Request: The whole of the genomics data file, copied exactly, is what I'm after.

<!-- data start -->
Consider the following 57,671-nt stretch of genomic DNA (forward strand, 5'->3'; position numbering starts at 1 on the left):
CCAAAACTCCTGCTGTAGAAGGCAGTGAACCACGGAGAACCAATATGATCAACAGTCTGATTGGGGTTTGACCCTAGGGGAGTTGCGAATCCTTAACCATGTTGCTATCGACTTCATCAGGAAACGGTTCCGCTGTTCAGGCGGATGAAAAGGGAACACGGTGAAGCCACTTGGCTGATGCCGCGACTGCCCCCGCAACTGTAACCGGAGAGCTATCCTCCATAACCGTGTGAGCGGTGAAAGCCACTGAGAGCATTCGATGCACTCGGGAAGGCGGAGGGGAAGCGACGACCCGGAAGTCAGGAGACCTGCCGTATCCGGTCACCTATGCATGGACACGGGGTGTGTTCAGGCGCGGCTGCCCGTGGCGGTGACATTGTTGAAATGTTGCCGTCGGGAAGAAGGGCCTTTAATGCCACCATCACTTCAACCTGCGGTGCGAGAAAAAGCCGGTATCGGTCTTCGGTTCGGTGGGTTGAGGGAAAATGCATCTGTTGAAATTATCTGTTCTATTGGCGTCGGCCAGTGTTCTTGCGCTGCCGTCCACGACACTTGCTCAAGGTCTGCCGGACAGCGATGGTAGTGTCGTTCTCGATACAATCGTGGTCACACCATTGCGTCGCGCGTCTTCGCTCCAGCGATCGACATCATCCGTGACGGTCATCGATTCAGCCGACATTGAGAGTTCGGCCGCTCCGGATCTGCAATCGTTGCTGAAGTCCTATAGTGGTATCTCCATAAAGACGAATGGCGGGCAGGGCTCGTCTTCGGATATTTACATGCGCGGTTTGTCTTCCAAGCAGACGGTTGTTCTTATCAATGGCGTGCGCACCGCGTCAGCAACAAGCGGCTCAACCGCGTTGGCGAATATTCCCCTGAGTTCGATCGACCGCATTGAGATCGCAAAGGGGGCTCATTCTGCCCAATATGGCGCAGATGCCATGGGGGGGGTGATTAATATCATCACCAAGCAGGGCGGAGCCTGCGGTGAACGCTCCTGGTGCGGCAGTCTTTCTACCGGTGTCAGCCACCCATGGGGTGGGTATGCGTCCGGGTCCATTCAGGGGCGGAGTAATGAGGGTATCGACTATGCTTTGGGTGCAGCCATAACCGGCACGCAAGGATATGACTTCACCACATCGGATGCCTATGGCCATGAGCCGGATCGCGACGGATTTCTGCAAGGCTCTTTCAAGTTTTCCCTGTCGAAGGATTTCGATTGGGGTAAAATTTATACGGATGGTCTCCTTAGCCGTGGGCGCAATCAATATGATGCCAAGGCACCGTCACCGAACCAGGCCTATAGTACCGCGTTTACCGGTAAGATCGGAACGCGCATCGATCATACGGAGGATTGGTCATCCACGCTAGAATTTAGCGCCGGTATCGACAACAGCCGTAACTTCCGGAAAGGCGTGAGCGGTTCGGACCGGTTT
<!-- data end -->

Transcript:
Consider the following 57,671-nt stretch of genomic DNA (forward strand, 5'->3'; position numbering starts at 1 on the left):
CCAAAACTCCTGCTGTAGAAGGCAGTGAACCACGGAGAACCAATATGATCAACAGTCTGATTGGGGTTTGACCCTAGGGGAGTTGCGAATCCTTAACCATGTTGCTATCGACTTCATCAGGAAACGGTTCCGCTGTTCAGGCGGATGAAAAGGGAACACGGTGAAGCCACTTGGCTGATGCCGCGACTGCCCCCGCAACTGTAACCGGAGAGCTATCCTCCATAACCGTGTGAGCGGTGAAAGCCACTGAGAGCATTCGATGCACTCGGGAAGGCGGAGGGGAAGCGACGACCCGGAAGTCAGGAGACCTGCCGTATCCGGTCACCTATGCATGGACACGGGGTGTGTTCAGGCGCGGCTGCCCGTGGCGGTGACATTGTTGAAATGTTGCCGTCGGGAAGAAGGGCCTTTAATGCCACCATCACTTCAACCTGCGGTGCGAGAAAAAGCCGGTATCGGTCTTCGGTTCGGTGGGTTGAGGGAAAATGCATCTGTTGAAATTATCTGTTCTATTGGCGTCGGCCAGTGTTCTTGCGCTGCCGTCCACGACACTTGCTCAAGGTCTGCCGGACAGCGATGGTAGTGTCGTTCTCGATACAATCGTGGTCACACCATTGCGTCGCGCGTCTTCGCTCCAGCGATCGACATCATCCGTGACGGTCATCGATTCAGCCGACATTGAGAGTTCGGCCGCTCCGGATCTGCAATCGTTGCTGAAGTCCTATAGTGGTATCTCCATAAAGACGAATGGCGGGCAGGGCTCGTCTTCGGATATTTACATGCGCGGTTTGTCTTCCAAGCAGACGGTTGTTCTTATCAATGGCGTGCGCACCGCGTCAGCAACAAGCGGCTCAACCGCGTTGGCGAATATTCCCCTGAGTTCGATCGACCGCATTGAGATCGCAAAGGGGGCTCATTCTGCCCAATATGGCGCAGATGCCATGGGGGGGGTGATTAATATCATCACCAAGCAGGGCGGAGCCTGCGGTGAACGCTCCTGGTGCGGCAGTCTTTCTACCGGTGTCAGCCACCCATGGGGTGGGTATGCGTCCGGGTCCATTCAGGGGCGGAGTAATGAGGGTATCGACTATGCTTTGGGTGCAGCCATAACCGGCACGCAAGGATATGACTTCACCACATCGGATGCCTATGGCCATGAGCCGGATCGCGACGGATTTCTGCAAGGCTCTTTCAAGTTTTCCCTGTCGAAGGATTTCGATTGGGGTAAAATTTATACGGATGGTCTCCTTAGCCGTGGGCGCAATCAATATGATGCCAAGGCACCGTCACCGAACCAGGCCTATAGTACCGCGTTTACCGGTAAGATCGGAACGCGCATCGATCATACGGAGGATTGGTCATCCACGCTAGAATTTAGCGCCGGTATCGACAACAGCCGTAACTTCCGGAAAGGCGTGAGCGGTTCGGACCGGTTT